In May 2016, the Greek Ministry of Education announced that ca. 2,500 civil servants, who had been employed although they lacked the necessary requirements — they had submitted forged degrees or degrees granted by non-authorized institutions — would have the possibility to retain their positions by submitting themselves to an examination. The outcry was great, until it turned out that this measure had already been voted in 2007 by the then conservative government. During the discussion of this issue, the major political powers, both left and right, gave priority to the interest of these people retaining their jobs. No attention was paid either to another 2,500 qualified people who should have been in these positions or to the elementary interest of the Greek state to be served by qualified and honest civil servants.
This incident is paradigmatic for the situation in the Greek public sector. For decades, a significant number of public servants owed their position to patronage, nepotism, party support, or fraud. The lack of meritocracy not only creates a state apparatus that is inefficient and unproductive, it also leads many of Greece’s most creative and competent minds to the diaspora. It has often been pointed out that fiscal measures alone will not solve the Greek crisis and will not lead to sustainable growth, if they are not accompanied by profound structural reforms. However, little progress can be registered in this front.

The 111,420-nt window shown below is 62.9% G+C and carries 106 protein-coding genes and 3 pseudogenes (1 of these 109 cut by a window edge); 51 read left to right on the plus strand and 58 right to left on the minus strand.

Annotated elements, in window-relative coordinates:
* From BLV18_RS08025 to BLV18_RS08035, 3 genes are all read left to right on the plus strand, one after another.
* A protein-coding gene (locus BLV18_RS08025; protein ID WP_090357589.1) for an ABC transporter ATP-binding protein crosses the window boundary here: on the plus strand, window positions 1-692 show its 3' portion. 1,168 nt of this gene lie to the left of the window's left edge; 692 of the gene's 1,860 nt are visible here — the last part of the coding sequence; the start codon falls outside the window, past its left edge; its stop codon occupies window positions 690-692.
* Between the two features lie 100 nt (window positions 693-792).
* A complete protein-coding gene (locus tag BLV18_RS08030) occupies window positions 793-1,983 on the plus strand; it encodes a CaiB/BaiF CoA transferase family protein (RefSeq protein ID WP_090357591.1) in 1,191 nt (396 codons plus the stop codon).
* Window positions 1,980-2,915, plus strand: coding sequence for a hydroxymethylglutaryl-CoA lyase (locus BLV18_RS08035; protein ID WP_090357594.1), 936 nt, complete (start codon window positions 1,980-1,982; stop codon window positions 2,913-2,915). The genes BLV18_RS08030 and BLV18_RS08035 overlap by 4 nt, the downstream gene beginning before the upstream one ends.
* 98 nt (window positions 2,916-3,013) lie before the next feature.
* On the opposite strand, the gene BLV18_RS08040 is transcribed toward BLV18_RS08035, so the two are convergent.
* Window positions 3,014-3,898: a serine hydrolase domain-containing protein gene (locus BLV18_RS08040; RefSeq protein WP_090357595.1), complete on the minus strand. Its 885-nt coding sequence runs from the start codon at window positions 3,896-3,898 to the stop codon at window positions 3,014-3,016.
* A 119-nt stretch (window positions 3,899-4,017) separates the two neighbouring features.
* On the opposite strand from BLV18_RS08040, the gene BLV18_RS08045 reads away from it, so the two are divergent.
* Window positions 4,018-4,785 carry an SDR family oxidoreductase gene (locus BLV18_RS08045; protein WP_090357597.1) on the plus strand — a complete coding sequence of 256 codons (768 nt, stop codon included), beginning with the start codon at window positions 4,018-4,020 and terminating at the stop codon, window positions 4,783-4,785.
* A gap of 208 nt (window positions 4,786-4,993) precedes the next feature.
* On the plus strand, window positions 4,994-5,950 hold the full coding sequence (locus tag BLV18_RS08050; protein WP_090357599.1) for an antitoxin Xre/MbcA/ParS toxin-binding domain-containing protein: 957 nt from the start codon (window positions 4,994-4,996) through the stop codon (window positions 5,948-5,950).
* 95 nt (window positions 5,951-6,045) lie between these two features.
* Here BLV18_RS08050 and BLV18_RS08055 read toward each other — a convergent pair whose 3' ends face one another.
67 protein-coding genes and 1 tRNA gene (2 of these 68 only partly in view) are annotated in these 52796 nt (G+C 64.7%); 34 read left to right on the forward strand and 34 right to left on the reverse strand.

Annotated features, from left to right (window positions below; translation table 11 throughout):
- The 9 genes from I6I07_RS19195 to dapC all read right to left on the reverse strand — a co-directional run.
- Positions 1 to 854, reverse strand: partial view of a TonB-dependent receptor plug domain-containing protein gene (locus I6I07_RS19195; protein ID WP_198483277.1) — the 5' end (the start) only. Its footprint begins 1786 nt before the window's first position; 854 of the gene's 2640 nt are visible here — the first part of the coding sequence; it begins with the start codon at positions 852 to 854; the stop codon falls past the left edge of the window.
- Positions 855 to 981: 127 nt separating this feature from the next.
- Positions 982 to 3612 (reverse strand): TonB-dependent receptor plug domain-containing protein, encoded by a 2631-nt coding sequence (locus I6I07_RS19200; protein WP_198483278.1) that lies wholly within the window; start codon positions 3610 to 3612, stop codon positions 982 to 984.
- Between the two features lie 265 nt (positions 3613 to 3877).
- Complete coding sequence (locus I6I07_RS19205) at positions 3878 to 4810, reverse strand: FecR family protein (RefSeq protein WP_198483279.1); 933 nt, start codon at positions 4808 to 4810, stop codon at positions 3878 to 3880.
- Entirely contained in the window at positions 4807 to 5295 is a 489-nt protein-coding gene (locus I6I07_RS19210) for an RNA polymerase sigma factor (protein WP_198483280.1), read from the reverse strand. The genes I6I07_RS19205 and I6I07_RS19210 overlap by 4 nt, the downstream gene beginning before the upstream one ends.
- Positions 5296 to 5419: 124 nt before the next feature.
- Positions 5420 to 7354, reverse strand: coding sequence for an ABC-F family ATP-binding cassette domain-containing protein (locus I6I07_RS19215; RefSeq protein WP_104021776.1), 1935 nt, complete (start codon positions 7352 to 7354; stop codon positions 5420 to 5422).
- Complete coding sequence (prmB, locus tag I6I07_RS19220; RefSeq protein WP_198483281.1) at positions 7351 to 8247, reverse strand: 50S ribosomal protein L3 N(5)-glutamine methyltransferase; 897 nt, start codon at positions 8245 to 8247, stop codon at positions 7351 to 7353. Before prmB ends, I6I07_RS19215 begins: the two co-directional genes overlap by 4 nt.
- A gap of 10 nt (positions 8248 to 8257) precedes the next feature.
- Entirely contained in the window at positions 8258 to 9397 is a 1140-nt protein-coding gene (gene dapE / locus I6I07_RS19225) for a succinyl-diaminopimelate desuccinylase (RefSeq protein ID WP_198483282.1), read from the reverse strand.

A couple of millennia ago, an ingenious Greek said, “Give me a place to stand, and I will move the earth”. Until now, those who try to implement reforms that may lead Greece out of its crisis have been standing in Greece. But there, the very structures that need to be reformed continually undermine the efforts for the creation of a state that can meet the challenges of the 21st century. That the words “modernizer’” (eksinchronistís) and “modernization” (eksinchronismós) are almost exclusively used with negative connotations in contemporary political discourse, does not permit a lot of optimism. The tools that have failed to work in the past will not work in the future either.
For this reason, the proposal to exploit the potential of the diaspora Greeks for the reform of the Greek state is an original approach that needs serious consideration. Such a proposal can only work with financial support by the EU. An important issue is not to give monetary incentives to diaspora Greeks to accept tasks in the reform process — i.e. higher salaries than those currently paid in Greece — but to provide them with securities that if they fail they will be able to return to their former position within a reasonable period of time. Higher salaries would enhance a feeling of inequality. The risk of failure is significant. The historical experience of the 19th century, when tensions arose between the Greeks of the then Greek state and the diaspora Greeks because of different experiences and perspective, should be considered.
More importantly, such a measure should also be accompanied by a reform of the Greek election law that would allow diaspora Greeks who hold a Greek passport to be represented in the Greek parliament. This would strengthen the links of the diaspora Greeks, especially the ca. 500,000 young Greeks who left Greece in the last seven years, with their country.